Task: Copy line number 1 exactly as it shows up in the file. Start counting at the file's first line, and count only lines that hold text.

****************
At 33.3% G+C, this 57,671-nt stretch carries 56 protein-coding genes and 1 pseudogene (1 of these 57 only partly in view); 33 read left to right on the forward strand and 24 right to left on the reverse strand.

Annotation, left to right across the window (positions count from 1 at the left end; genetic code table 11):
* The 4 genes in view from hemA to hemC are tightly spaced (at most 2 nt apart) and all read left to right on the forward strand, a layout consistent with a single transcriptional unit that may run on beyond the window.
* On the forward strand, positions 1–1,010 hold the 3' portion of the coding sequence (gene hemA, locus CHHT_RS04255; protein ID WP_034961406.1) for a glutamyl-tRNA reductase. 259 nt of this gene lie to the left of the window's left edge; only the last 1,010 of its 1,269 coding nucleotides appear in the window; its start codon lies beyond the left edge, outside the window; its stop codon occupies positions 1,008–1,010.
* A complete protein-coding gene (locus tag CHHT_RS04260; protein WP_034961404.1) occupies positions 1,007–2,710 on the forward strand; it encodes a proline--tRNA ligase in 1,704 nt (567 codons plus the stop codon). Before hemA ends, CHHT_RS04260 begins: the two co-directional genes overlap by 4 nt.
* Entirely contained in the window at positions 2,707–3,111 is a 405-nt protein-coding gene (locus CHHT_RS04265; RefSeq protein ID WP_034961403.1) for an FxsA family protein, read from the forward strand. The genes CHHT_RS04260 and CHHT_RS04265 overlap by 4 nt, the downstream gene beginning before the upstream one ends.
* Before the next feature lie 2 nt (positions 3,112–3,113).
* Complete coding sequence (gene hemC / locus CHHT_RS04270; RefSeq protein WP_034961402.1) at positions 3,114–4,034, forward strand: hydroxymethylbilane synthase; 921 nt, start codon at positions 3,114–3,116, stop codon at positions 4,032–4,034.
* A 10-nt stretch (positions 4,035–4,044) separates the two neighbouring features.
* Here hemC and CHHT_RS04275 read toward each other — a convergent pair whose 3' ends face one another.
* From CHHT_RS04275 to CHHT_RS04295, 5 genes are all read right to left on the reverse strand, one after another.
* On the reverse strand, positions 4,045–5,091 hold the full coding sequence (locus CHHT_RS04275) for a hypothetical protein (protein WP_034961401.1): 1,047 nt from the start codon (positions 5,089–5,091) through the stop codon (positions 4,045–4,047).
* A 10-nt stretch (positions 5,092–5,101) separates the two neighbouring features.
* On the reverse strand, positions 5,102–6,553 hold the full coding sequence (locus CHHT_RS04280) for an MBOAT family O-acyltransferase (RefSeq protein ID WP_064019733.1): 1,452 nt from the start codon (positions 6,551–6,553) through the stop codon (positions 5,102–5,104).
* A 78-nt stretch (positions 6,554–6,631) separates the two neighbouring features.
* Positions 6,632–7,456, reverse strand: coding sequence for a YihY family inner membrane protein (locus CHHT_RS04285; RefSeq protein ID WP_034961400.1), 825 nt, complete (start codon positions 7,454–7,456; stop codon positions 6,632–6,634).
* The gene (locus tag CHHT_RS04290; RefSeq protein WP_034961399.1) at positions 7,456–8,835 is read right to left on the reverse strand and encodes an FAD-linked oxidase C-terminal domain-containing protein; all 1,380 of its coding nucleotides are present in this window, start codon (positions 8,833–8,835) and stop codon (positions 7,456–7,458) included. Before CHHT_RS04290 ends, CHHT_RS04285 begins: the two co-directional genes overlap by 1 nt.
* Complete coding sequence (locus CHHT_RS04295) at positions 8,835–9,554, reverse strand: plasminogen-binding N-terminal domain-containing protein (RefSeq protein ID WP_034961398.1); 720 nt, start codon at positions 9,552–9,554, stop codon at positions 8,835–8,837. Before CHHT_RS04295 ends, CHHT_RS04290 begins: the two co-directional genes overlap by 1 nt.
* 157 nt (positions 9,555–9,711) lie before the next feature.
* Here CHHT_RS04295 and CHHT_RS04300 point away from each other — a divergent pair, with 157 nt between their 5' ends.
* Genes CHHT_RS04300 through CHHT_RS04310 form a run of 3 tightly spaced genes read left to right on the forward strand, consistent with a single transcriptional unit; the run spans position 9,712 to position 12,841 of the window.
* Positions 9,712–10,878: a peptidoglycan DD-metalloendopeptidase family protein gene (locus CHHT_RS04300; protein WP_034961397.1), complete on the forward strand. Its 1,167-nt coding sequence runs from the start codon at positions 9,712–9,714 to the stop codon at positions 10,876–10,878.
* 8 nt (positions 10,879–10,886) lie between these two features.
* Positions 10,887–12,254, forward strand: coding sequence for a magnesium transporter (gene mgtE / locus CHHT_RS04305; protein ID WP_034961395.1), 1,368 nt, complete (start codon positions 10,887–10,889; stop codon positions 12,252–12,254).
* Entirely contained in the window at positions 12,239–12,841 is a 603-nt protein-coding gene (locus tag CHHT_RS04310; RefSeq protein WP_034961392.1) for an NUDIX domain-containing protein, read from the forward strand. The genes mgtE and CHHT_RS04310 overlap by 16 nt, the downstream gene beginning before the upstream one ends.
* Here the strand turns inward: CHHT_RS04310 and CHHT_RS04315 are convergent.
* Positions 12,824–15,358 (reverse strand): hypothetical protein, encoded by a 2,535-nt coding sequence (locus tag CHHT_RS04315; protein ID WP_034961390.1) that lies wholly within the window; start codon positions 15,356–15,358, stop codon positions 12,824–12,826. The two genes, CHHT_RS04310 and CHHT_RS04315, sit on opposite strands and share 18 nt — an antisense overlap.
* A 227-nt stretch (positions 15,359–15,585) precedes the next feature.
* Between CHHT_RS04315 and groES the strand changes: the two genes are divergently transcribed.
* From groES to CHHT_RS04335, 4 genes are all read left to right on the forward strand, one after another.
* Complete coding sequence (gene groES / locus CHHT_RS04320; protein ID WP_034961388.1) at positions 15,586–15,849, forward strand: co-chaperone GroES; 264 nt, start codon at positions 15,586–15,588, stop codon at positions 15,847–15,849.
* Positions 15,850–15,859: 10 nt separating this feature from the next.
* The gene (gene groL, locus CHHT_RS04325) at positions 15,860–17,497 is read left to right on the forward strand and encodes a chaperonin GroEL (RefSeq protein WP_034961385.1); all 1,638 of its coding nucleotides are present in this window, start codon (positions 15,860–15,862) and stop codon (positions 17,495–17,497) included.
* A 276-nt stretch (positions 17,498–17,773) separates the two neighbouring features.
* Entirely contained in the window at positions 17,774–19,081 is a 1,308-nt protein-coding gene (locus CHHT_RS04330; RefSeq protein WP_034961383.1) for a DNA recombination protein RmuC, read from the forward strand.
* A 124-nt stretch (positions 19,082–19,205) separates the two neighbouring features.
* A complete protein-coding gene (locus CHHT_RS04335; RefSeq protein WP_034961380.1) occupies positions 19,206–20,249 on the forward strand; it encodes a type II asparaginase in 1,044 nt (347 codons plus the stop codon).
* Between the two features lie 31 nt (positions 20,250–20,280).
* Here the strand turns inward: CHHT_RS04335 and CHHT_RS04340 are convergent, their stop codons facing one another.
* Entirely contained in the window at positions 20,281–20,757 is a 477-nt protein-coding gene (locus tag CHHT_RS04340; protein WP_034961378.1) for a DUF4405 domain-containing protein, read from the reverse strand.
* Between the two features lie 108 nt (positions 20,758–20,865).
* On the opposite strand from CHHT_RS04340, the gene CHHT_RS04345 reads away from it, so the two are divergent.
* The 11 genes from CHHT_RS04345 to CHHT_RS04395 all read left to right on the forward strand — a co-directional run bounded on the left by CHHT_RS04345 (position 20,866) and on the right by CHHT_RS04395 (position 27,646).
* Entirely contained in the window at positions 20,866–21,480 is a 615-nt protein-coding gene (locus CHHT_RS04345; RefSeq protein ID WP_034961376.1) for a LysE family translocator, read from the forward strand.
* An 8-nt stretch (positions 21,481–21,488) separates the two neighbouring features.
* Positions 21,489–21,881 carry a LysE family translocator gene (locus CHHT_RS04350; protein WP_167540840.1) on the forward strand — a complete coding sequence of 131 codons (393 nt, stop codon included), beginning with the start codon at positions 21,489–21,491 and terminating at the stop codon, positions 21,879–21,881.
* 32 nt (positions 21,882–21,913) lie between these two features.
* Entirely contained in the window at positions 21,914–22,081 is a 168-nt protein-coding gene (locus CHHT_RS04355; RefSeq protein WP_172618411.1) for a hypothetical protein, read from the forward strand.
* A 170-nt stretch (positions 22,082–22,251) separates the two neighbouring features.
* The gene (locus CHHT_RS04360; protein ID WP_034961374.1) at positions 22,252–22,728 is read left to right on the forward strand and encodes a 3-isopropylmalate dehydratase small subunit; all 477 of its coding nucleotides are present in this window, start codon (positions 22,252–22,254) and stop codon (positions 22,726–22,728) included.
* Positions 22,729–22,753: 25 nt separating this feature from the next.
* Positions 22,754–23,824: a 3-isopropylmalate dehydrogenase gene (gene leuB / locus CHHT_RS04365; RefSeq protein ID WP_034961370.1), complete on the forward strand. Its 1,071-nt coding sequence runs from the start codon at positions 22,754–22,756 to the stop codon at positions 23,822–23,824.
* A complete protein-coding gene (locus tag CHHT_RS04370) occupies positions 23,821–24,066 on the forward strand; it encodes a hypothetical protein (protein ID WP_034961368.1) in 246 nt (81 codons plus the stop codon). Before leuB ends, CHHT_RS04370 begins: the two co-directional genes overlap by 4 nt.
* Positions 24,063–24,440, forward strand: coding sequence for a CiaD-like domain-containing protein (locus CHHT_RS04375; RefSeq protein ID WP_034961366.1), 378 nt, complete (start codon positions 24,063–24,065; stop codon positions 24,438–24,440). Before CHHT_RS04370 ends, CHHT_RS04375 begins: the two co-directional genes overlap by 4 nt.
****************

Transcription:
At 33.3% G+C, this 57,671-nt stretch carries 56 protein-coding genes and 1 pseudogene (1 of these 57 only partly in view); 33 read left to right on the forward strand and 24 right to left on the reverse strand.